Salman Rushdie has a new hero. It is Tiger Pataudi. The novelist, who lost an eye during an attack while making a speech in upstate New York, writes in his book, Knife, thus: “I decided that Tiger would be my role model. If he could face up to the ferocious speed of (Wes) Hall and (Charlie) Griffith, I should be able to manage to pour water into a glass without spilling it, and in general succeed at being functional as a one-eyed man in a two-eyed world.”

Is Rushdie a cricket fan? There are two stories that have done the rounds. One is of him playing outside his house in Mumbai in the 1950s, with, I think Polly Umrigar being the childhood hero. The other is of him saying over a decade back that he supported the Indian cricket team. I am not sure if either is authentic — they sound ‘Bollywood cute’, if you know what I mean. Like anecdotes stitched on to stories post-hoc after a person becomes famous. I may be wrong, of course, and Rushdie might have pretended to be Hazare or Mankad while playing with his mates as a boy.

But he has, like James Joyce, used the names of cricketers for characters in his novels. Joyce’s Finnegans Wake has W. G. Grace, Ranji, Fry and other players of the golden era. There is even a slim book, Cricket in the Writings of James Joyce.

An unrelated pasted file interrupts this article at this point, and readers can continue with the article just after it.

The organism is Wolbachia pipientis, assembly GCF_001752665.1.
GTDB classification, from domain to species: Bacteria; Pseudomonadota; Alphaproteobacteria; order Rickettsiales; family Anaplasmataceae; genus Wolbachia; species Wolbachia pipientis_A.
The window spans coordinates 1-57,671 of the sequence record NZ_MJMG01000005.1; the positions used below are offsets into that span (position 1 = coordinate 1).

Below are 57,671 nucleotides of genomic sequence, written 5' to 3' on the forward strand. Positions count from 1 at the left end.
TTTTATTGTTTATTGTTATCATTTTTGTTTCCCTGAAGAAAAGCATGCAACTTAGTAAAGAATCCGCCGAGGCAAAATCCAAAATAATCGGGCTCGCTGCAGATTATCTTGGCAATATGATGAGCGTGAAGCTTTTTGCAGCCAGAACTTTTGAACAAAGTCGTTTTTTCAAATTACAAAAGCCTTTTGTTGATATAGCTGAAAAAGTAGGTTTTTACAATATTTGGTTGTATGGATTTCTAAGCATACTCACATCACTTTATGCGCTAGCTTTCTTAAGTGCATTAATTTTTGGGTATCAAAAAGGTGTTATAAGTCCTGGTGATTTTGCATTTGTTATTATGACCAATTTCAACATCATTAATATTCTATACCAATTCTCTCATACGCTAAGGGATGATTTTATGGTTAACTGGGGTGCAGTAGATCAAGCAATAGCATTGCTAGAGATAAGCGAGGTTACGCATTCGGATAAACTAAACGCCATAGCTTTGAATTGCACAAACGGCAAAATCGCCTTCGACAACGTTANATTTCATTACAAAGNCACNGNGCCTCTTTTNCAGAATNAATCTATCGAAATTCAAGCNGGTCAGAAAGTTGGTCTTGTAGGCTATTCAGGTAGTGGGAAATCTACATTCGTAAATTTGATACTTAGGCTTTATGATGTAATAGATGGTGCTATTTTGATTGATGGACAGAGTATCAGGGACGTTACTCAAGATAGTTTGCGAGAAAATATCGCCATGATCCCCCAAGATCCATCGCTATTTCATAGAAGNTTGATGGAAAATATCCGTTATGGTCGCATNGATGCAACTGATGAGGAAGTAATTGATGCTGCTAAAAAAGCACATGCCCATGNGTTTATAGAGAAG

In his most recent novel, Victory City, Rushdie gave the sons of his fictitious Pampa Kampana the following names: Erapalli, Bhagwat and Gundappa, thus immortalising the three greats of Karnataka cricket, Prasanna, Chandrasekhar and Viswanath, and appropriately enough in a novel based in Karnataka.

As an aside, it is 50 years since they played key roles in Karnataka’s first-ever Ranji triumph. But the Karnataka State Cricket Association is yet to name stands after them!

The names of the fictitious sons were chosen by their father Bukka Raya I. According to astrological charts, “Gundappa meant the child would be generous and high-minded, while Bhagwat meant that he would be a dedicated servant of god, and Erapalli suggested an idealistic dreamer with much imagination….Bukka conceded to Pampa Kampana in private that the boys’ actual characters largely disproved the value of the astrologer’s predictions….”

In his earlier The Moor’s Last Sigh, former India player Abbas Ali Baig plays a key role. When Baig got to a Test fifty in Mumbai against Australia in 1960, a young lady ran from the stands and planted a kiss on his cheek. Three decades later, Rushdie created The Kissing of Abbas Ali Baig , a painting, in his novel.

“My mother (Aurora) was inspired,” says a character, “She rushed home and in a single sustained burst completed the painting, in which the ‘real’ shy peck, done for a dare, was transformed into a full-scale western-movie clinch. It was Aurora’s version that everyone remembered…”

Some scholar might even now be working on Cricket in the Writings of Salman Rushdie…